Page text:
A former Governor of Anambra State, Mr. Peter Obi, has warned that the socio-economic impact of the coronavirus pandemic will be devastating.
Obi gave the warning when he featured on a live interview on Arise Television in Lagos, yesterday.
He said Nigeria’s unemployment rate is increasing by the day because many companies have shut down their operations which was escalating the number of unemployed people.
Obi added that the continuous slide in the country’s Gross Domestic Product (GDP) figure, especially in the wake of COVID-19 has further compounded the country’s economic woes in the area of job creation.
The former governor regretted that the current managers of the economy are not doing enough to rescue citizens from the poverty net, adding that Nigeria’s budget per capita stands at $150 compared to South Africa with $2000, Egypt $600, Algeria $1700 and Morocco $900.
“Nigeria’s budget for each citizen is not up to a quarter of the budget size per head of the four other countries listed above in Africa”. He said
Coming down to West Africa, the businessman said Ghana’s budget per individual citizen is $455, Cote’Dvorie at $340 and Cameroun at $300, stressing that Nigeria is just about 50 percent of the budget size of Cameroun per individual citizen.
In comparison to Asia, Obi said Thailand’s budget per head is about $1500, Indonesia is over $600, Vietnam at $700 and Bangladesh which is a very poor country is at $300 which means Nigeria’s budget per head is very low when compared to countries around the world.
‘‘So the question to ask is what did they do and what are they doing? Increasing your revenue is simple. You cannot withdraw money from a bank if you do not pay in. As a country, we must invest in the critical areas of development. And those critical areas are very simple. You must fight poverty.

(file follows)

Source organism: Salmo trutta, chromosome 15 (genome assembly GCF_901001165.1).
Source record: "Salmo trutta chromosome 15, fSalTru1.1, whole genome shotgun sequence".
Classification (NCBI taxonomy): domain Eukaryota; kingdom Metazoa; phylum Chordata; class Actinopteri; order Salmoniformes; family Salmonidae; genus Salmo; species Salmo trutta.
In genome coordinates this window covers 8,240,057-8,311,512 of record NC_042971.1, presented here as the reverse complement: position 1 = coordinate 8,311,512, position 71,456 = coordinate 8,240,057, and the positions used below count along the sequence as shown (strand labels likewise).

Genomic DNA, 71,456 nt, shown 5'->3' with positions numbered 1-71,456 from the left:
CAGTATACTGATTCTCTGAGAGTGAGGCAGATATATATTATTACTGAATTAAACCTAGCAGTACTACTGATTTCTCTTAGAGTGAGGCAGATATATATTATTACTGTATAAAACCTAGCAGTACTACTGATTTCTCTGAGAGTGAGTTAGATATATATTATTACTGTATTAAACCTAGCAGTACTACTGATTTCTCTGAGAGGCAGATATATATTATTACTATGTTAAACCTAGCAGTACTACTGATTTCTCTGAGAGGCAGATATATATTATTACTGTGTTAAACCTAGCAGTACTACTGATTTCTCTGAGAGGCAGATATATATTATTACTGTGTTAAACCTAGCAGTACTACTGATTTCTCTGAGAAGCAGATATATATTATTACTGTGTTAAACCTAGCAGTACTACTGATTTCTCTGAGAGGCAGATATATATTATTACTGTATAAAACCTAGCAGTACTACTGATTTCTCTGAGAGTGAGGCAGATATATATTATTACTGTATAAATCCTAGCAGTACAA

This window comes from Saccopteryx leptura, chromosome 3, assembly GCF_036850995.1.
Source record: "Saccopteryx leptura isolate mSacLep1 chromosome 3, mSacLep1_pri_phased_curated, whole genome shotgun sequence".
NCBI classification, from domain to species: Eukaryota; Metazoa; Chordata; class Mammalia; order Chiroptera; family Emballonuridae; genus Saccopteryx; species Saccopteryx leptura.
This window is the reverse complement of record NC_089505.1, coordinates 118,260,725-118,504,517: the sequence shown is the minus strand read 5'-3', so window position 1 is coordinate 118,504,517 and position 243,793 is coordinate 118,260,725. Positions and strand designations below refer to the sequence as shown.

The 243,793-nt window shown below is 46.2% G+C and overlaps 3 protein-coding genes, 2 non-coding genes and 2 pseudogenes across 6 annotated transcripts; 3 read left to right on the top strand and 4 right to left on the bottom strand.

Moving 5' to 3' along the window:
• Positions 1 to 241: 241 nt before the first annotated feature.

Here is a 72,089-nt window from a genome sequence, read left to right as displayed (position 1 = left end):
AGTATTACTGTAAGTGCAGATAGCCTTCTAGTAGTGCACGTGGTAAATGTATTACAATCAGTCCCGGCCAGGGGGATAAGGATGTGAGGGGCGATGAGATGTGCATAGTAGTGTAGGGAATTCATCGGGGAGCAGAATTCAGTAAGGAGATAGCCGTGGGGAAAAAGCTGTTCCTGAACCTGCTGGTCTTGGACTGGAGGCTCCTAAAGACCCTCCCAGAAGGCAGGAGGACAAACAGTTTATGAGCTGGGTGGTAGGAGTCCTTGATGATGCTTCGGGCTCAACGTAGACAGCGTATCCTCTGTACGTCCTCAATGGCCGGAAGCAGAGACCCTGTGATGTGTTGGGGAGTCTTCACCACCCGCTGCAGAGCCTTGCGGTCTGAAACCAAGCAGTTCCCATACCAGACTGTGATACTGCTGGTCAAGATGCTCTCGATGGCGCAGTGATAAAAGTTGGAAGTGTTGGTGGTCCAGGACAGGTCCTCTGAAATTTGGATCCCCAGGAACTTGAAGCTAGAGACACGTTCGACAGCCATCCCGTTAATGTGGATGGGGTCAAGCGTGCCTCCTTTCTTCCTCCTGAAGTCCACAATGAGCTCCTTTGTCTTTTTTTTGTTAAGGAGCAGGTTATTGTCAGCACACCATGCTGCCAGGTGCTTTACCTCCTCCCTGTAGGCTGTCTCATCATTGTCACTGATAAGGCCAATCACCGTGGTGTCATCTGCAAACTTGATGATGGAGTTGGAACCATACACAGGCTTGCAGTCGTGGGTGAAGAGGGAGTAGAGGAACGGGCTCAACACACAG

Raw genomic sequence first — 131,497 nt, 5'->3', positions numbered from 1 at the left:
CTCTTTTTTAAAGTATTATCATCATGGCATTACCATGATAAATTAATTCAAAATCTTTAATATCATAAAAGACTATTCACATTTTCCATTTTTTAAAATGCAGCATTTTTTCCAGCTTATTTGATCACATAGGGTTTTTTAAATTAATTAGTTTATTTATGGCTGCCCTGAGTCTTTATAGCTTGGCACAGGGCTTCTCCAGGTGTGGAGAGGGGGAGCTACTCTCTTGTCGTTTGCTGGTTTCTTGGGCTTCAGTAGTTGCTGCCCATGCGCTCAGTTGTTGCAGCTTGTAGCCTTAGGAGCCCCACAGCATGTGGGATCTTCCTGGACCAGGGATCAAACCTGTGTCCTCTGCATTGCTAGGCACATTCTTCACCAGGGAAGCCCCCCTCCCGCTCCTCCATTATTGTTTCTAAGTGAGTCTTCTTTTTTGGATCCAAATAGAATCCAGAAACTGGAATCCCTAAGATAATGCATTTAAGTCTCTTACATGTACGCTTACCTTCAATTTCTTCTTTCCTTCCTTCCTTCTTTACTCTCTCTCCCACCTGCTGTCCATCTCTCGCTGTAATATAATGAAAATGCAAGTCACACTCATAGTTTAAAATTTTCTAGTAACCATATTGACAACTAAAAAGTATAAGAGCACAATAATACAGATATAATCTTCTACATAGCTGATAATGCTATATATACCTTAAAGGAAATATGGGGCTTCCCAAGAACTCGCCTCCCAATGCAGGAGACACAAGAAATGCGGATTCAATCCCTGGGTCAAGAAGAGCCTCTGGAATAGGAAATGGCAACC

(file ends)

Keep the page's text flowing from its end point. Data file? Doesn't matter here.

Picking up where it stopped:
We have to invest money in small businesses because the more we invest in that area, the more the country can collect more taxes to shore up revenue and pull the citizens out of poverty. People cannot pay taxes when they are in poverty. So that area of SMEs must be supported to grow’’ He equally charged Government to put robust policies in place which would encourage more Diaspora remittances into the country. He said last Friday, President Muhammadu Buhari, announced that the country has been able to earn about $25 billion annually in the last three years from Diaspora remittances.
The astute businessman said if Nigeria were to be a forward looking country that is focused on the future, efforts should be concentrated on shoring up the $75 billion remittances in three years because that was more than what the country earned from oil sales in the same period.
‘‘ Our oil revenue in three years;2017,2018 and 2019 remained at an average of $18 billion yearly which is $54 billion compared to the $75 billion from diaspora remittances, this is a huge gap. This should prove to the managers of the economy that the new oil is in human resources.’’